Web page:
Acceptance & Commitment Therapy
Turn the Negative into Positive
History of Acceptance and Commitment Therapy
ACT was introduced in the 1980s based on Relational Frame Theory. It centers around six core principles: cognitive de-fusion, acceptance, mindfulness, self-understanding, personal values and committed action. Applying ACT to substance use disorder actually didn’t start until the 2000s when Steven C. Hayes tested how such a treatment could help reduce the shame and other painful feelings associated with drug or alcohol addiction.
Benefits of Acceptance and Commitment Therapy
ACT works well with 12-step approaches to drug and alcohol treatment, especially because it links to core ideology of accepting things that aren’t in your control. It is an action-based therapy where you feel more in control of how you perceive life situations. This can be helpful as a coping strategy throughout the recovery process, as well as for conditions such as chronic pain and post-traumatic stress disorder (PTSD).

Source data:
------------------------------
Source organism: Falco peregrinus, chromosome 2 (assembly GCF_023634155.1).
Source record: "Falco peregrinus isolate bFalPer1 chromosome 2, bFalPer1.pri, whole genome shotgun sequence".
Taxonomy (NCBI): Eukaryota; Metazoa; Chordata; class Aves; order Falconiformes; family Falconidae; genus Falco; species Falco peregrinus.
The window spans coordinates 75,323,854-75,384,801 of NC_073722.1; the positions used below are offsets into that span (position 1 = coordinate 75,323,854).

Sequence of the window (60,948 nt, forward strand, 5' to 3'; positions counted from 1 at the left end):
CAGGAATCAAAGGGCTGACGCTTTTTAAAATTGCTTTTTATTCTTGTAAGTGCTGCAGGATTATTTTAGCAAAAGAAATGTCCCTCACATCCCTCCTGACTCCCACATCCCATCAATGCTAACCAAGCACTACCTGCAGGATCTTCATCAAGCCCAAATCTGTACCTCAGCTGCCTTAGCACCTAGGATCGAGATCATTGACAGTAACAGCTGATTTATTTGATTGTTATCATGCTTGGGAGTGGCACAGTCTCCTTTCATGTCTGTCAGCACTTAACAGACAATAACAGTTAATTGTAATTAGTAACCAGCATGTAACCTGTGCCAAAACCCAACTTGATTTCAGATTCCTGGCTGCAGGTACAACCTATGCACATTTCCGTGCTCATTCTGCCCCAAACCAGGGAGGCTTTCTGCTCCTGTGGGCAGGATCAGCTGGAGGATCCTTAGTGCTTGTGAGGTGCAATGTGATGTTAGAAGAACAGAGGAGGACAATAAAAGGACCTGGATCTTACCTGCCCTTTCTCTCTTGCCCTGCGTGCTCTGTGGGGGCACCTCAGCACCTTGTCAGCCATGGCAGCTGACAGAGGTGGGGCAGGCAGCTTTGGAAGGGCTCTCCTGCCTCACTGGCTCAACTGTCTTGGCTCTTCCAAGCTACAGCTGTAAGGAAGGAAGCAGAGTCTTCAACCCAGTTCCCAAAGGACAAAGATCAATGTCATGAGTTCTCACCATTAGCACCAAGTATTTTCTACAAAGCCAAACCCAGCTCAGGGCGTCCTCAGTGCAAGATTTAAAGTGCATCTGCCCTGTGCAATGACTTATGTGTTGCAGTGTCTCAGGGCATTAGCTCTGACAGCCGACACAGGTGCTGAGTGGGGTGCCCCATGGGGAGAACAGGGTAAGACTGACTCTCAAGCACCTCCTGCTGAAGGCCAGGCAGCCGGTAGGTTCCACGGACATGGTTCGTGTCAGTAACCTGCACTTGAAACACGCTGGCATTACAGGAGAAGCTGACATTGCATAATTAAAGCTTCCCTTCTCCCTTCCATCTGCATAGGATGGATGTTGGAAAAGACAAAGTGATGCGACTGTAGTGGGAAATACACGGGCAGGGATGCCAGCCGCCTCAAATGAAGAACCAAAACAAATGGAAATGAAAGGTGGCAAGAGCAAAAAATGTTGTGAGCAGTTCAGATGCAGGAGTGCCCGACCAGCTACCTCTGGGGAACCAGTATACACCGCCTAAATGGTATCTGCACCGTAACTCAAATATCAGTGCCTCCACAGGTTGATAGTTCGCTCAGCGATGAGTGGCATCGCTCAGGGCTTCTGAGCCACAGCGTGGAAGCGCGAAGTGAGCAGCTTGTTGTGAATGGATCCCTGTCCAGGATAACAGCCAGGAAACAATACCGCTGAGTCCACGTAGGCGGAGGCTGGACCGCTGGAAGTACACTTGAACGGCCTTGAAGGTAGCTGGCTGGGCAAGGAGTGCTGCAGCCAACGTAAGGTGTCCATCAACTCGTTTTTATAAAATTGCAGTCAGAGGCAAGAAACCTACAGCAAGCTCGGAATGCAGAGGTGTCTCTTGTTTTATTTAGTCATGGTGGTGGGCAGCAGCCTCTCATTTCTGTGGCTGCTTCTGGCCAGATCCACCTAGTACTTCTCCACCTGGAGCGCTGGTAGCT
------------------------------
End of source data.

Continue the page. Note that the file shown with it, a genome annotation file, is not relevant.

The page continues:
Acceptance and Commitment Therapy at New Hope Ranch
In drug and alcohol treatment, ACT often takes place after or in conjunction with behavioral therapy and cognitive behavioral therapy (CBT). A therapist trained in ACT will work with you to learn the difference between thoughts and behaviors through discussion and exercises. This might include singing, role playing and humor.
While ACT is a proven therapy for substance use disorder, it’s not offered at many programs. We’re proud to have specially trained therapists for ACT because we know it’s such an important tool in a comprehensive drug and alcohol treatment program. We’re pleased to offer this therapy at New Hope Ranch. See how it could help you on your way to lifelong recovery.